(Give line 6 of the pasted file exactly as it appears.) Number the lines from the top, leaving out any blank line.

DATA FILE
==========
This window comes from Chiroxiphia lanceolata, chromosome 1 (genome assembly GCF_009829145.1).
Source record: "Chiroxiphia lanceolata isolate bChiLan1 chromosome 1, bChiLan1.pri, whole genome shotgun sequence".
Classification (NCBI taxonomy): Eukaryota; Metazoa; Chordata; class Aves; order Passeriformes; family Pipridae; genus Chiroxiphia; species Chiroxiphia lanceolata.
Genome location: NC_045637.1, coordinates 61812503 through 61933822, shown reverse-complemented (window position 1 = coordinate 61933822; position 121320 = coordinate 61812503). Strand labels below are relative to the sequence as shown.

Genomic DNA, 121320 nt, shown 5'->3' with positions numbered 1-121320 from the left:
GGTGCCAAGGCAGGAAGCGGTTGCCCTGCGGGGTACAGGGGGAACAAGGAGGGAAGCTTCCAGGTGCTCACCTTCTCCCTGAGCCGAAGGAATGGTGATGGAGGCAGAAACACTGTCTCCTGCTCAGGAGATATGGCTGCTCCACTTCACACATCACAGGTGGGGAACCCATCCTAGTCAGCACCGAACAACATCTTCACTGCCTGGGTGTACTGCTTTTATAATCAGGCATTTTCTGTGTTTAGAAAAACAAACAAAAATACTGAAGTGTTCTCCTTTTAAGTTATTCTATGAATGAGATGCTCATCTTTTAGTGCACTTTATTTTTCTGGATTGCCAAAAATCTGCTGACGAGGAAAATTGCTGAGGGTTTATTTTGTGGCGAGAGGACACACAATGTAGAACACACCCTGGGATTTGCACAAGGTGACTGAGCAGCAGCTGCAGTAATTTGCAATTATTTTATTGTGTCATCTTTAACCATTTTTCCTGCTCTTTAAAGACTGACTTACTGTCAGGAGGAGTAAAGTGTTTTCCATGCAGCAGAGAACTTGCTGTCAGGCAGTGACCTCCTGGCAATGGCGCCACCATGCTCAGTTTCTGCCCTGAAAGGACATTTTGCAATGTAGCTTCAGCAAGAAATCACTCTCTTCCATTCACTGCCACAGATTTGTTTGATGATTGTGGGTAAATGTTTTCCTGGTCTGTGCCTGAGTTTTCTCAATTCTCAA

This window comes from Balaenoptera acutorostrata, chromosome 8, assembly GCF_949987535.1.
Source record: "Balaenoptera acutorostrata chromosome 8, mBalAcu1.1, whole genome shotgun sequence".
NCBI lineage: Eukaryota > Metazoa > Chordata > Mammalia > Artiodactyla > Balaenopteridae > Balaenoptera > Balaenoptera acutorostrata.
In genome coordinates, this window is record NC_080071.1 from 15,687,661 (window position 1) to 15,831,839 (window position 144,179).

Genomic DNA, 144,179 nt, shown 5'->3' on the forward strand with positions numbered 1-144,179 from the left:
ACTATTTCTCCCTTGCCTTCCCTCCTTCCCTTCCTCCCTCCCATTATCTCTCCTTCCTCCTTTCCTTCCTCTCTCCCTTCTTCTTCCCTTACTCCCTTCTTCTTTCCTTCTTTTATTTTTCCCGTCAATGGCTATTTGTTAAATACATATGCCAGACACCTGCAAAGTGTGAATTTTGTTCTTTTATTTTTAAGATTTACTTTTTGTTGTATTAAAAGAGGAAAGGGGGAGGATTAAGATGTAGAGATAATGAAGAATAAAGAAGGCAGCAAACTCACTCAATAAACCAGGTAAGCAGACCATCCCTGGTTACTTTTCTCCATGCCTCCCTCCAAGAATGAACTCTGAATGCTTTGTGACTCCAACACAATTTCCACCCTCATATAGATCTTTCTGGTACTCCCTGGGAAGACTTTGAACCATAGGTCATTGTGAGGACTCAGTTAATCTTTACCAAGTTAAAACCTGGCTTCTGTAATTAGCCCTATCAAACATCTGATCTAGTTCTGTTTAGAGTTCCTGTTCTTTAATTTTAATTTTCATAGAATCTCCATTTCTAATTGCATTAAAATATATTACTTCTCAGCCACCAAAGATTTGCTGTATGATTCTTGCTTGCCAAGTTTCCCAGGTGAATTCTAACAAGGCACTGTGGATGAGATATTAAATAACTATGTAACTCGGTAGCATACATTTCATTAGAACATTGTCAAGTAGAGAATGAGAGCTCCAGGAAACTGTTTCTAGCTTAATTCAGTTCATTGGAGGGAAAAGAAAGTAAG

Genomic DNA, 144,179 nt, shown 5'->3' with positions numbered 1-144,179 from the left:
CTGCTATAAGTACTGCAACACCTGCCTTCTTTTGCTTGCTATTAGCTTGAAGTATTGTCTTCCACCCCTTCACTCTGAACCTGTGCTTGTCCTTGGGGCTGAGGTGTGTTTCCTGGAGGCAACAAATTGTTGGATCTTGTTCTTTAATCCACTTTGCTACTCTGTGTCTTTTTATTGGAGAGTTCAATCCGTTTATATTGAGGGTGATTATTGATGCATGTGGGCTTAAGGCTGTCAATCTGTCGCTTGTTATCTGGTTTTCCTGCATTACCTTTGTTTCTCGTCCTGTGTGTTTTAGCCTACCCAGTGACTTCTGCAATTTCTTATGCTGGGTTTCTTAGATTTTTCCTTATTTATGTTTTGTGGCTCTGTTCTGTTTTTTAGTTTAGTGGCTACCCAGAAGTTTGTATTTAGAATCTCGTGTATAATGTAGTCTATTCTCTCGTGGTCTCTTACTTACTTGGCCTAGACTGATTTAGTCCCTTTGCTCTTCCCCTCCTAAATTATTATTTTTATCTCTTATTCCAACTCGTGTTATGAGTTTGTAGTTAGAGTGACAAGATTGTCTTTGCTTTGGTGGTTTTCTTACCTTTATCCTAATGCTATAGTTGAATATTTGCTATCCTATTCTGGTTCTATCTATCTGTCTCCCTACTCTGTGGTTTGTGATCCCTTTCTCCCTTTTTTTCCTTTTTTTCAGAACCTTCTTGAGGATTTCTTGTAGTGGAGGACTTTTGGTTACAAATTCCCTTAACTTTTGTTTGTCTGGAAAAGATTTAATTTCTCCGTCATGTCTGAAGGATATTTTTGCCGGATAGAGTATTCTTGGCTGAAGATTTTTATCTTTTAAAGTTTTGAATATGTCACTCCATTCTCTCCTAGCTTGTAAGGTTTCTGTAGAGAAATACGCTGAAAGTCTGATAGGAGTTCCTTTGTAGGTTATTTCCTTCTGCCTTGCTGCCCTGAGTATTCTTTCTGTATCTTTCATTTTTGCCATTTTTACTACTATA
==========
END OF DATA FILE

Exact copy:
GGTGCCAAGGCAGGAAGCGGTTGCCCTGCGGGGTACAGGGGGAACAAGGAGGGAAGCTTCCAGGTGCTCACCTTCTCCCTGAGCCGAAGGAATGGTGATGGAGGCAGAAACACTGTCTCCTGCTCAGGAGATATGGCTGCTCCACTTCACACATCACAGGTGGGGAACCCATCCTAGTCAGCACCGAACAACATCTTCACTGCCTGGGTGTACTGCTTTTATAATCAGGCATTTTCTGTGTTTAGAAAAACAAACAAAAATACTGAAGTGTTCTCCTTTTAAGTTATTCTATGAATGAGATGCTCATCTTTTAGTGCACTTTATTTTTCTGGATTGCCAAAAATCTGCTGACGAGGAAAATTGCTGAGGGTTTATTTTGTGGCGAGAGGACACACAATGTAGAACACACCCTGGGATTTGCACAAGGTGACTGAGCAGCAGCTGCAGTAATTTGCAATTATTTTATTGTGTCATCTTTAACCATTTTTCCTGCTCTTTAAAGACTGACTTACTGTCAGGAGGAGTAAAGTGTTTTCCATGCAGCAGAGAACTTGCTGTCAGGCAGTGACCTCCTGGCAATGGCGCCACCATGCTCAGTTTCTGCCCTGAAAGGACATTTTGCAATGTAGCTTCAGCAAGAAATCACTCTCTTCCATTCACTGCCACAGATTTGTTTGATGATTGTGGGTAAATGTTTTCCTGGTCTGTGCCTGAGTTTTCTCAATTCTCAA